Bitcoin Mining: Everything You Need to Know

Revolut Contributor

 · August 04, 2020  · 08/04/2020

Bitcoin mining plays a crucial role in the Bitcoin system, ensuring that transactions are securely recorded on the blockchain and enabling new currency to be released.

But what exactly is it, and how do you mine Bitcoin?

In this article, we’ll tell you all you need to know about this fascinating aspect of the crypto-world. So, what is bitcoin mining? Let’s take a look...

Cryptocurrency Mining: Explained

Before we talk about mining Bitcoin, we need to explain a little about how cryptocurrency works.

A Bitcoin miner makes up part of the cryptocurrency ecosystem, and without understanding that system, you won’t understand crypto mining.

To begin with, then, the details of every transaction made in a given cryptocurrency is recorded onto the blockchain, a digital ledger in which every constituent part (each “block”) takes a unique place in the whole system (the “chain”). It’s unique because every block, before it is added to the rest of the chain, needs to be given a singular cryptographic “hash”, or code, that verifies it and assures its correct place.

Once this hash is produced, the block is attached to the chain and is not modifiable. This makes the blockchain incredibly secure, but the hash is incredibly difficult to produce – and it is done through the process known as Bitcoin mining.

In this way, mining becomes the process through which the security of the whole cryptocurrency system is assured. And whilst this might seem as though “mining” is just a misnomer, the relevance of that comes in the process’s reward: a Bitcoin miner receives new Bitcoin at the end of it.

How Do You Mine for Bitcoins?

Mining for Bitcoin is not the easiest process in the world – and it is not like anyone can just do it. You need a fairly serious amount of gear, which involves an investment.

Remember, Bitcoin mining is about producing or finding that “hash” that verifies a block and enables it to be added to the blockchain. However, this is not an easy thing to do.

The hash – a 64-digit code in which each digit can be any one of 16 different characters – is usually described as the solution to a complex computational maths problem. However, as there is a huge amount of possibilities, that complexity cannot be understated.

As a result, mining involves a process of producing lots of different possible hashes very quickly, until the right one is found. Right now, the chances of finding the right hash is one in 14 trillion. And so, given that there is a reward – i.e. Bitcoin – for finding the hash first, you need to produce millions of hashes a second to find the correct one.

This is why you need the gear. Specifically, this is hardware that can produce these hashes as quickly as possible. The faster the better, because you are competing with about a million different miners, according to one estimate.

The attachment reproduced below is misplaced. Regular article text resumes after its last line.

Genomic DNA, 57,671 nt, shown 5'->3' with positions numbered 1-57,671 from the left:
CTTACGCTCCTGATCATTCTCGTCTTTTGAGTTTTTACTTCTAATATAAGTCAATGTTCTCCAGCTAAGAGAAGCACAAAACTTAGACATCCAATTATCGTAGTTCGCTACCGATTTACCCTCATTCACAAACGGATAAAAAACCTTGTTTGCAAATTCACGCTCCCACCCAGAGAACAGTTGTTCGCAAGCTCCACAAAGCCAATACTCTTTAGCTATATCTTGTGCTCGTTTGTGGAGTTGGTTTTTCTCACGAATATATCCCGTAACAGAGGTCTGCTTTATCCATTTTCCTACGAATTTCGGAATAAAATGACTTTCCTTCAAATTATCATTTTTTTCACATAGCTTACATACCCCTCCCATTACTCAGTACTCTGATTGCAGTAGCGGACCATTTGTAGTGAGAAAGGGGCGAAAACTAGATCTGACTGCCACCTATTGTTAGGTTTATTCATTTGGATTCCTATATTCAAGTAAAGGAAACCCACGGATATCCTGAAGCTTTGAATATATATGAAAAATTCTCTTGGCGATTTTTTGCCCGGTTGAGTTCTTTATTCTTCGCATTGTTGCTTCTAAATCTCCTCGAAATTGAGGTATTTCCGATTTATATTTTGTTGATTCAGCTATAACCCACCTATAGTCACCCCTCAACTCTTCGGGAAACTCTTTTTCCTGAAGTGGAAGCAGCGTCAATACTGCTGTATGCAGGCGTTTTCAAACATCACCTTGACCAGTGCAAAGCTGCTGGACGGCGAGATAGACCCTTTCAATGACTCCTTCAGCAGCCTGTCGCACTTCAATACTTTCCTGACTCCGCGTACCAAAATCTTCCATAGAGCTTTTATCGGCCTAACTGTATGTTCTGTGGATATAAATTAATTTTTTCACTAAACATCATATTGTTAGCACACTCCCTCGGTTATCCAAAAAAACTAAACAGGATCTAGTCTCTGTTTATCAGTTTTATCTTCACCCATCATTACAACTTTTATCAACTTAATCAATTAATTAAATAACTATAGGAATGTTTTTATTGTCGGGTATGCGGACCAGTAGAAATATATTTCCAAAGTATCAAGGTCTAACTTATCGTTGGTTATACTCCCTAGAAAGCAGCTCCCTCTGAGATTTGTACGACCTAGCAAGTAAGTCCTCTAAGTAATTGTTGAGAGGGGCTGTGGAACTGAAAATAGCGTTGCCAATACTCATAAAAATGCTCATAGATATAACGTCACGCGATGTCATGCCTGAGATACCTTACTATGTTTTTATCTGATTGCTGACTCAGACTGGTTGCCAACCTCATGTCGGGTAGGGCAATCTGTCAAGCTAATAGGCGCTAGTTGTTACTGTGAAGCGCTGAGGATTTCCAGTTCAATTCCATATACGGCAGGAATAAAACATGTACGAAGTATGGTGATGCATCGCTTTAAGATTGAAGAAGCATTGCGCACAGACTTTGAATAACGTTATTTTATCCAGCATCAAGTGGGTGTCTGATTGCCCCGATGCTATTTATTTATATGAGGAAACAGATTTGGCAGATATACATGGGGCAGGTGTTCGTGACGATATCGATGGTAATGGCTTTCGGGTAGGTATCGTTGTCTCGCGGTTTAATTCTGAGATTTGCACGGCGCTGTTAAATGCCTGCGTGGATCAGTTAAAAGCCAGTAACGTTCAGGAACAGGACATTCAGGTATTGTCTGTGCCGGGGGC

Is Bitcoin Mining Worth It?

The slim odds of finding the right hash, and the competition that you are up against, makes mining cryptocurrency a difficult game – and there is no guarantee that you will ever be rewarded. In this way, Bitcoin mining invites comparisons to literal mining for gold. But is it worth the effort?

After the initial investment in the hardware, there are running costs to Bitcoin mining. According to research published in MarketWatch, these can range between $500 and $26,000, for each Bitcoin, depending on where you are living. This is related to the cost of energy in each country, because Bitcoin mining uses a serious amount of computer power.

As a result, how worthwhile Bitcoin mining will be will depend on which country you are in. Because, if a Bitcoin is worth $7,000 at the time of writing, you might not want to spend three times that to mine it.

There are legal prohibitions on Bitcoin mining in a small handful of countries worldwide (at the time of writing). These include Bolivia, Nepal, Algeria, and Morocco, where cryptocurrency is banned completely, according to a report prepared by the Law Library of Congress.

Where crypto itself is banned, crypto mining is prohibited, too. However, according to the same report, Russia, whilst open to crypto, has placed taxes on any Bitcoin miner who exceeds a given amount of energy consumption due to mining.

Conclusion

So, what is Bitcoin mining? It does two things: it ensures that every transaction on the cryptocurrency network is verified, and it brings into the system new currency.

It’s this last part that gives the process its name, but you should think of miners not as actual miners: they mint new coins and provide security for the cryptocurrency as a whole. That’s it.

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